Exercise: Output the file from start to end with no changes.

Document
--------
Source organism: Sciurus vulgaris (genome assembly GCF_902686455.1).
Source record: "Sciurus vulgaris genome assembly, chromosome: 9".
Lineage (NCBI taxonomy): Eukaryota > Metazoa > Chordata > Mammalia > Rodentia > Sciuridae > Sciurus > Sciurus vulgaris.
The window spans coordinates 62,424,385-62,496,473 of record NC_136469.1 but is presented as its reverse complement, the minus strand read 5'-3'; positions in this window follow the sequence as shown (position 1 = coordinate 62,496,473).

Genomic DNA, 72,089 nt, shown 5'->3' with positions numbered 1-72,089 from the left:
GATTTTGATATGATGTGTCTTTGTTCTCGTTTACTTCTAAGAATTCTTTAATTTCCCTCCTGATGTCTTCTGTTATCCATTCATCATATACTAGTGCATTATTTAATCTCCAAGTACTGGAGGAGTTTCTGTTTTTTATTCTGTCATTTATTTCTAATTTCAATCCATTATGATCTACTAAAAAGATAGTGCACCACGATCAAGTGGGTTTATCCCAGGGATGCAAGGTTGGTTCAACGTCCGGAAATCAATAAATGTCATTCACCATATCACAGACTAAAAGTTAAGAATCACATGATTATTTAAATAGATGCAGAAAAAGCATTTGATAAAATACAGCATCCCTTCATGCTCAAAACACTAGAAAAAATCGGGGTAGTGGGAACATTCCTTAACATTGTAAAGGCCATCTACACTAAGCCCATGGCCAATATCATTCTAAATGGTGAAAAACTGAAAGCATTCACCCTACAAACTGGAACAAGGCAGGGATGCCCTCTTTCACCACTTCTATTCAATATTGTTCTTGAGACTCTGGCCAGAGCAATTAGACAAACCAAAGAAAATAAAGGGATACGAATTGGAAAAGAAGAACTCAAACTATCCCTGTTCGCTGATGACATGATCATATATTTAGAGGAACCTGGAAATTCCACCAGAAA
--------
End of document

Source organism: Sciurus vulgaris (genome assembly GCF_902686455.1).
Source record: "Sciurus vulgaris genome assembly, chromosome: 9".
Lineage (NCBI taxonomy): Eukaryota > Metazoa > Chordata > Mammalia > Rodentia > Sciuridae > Sciurus > Sciurus vulgaris.
The window spans coordinates 62,424,385-62,496,473 of record NC_136469.1 but is presented as its reverse complement, the minus strand read 5'-3'; positions in this window follow the sequence as shown (position 1 = coordinate 62,496,473).

Genomic DNA, 72,089 nt, shown 5'->3' with positions numbered 1-72,089 from the left:
GATTTTGATATGATGTGTCTTTGTTCTCGTTTACTTCTAAGAATTCTTTAATTTCCCTCCTGATGTCTTCTGTTATCCATTCATCATATACTAGTGCATTATTTAATCTCCAAGTACTGGAGGAGTTTCTGTTTTTTATTCTGTCATTTATTTCTAATTTCAATCCATTATGATCTACTAAAAAGATAGTGCACCACGATCAAGTGGGTTTATCCCAGGGATGCAAGGTTGGTTCAACGTCCGGAAATCAATAAATGTCATTCACCATATCACAGACTAAAAGTTAAGAATCACATGATTATTTAAATAGATGCAGAAAAAGCATTTGATAAAATACAGCATCCCTTCATGCTCAAAACACTAGAAAAAATCGGGGTAGTGGGAACATTCCTTAACATTGTAAAGGCCATCTACACTAAGCCCATGGCCAATATCATTCTAAATGGTGAAAAACTGAAAGCATTCACCCTACAAACTGGAACAAGGCAGGGATGCCCTCTTTCACCACTTCTATTCAATATTGTTCTTGAGACTCTGGCCAGAGCAATTAGACAAACCAAAGAAAATAAAGGGATACGAATTGGAAAAGAAGAACTCAAACTATCCCTGTTCGCTGATGACATGATCATATATTTAGAGGAACCTGGAAATTCCACCAGAAA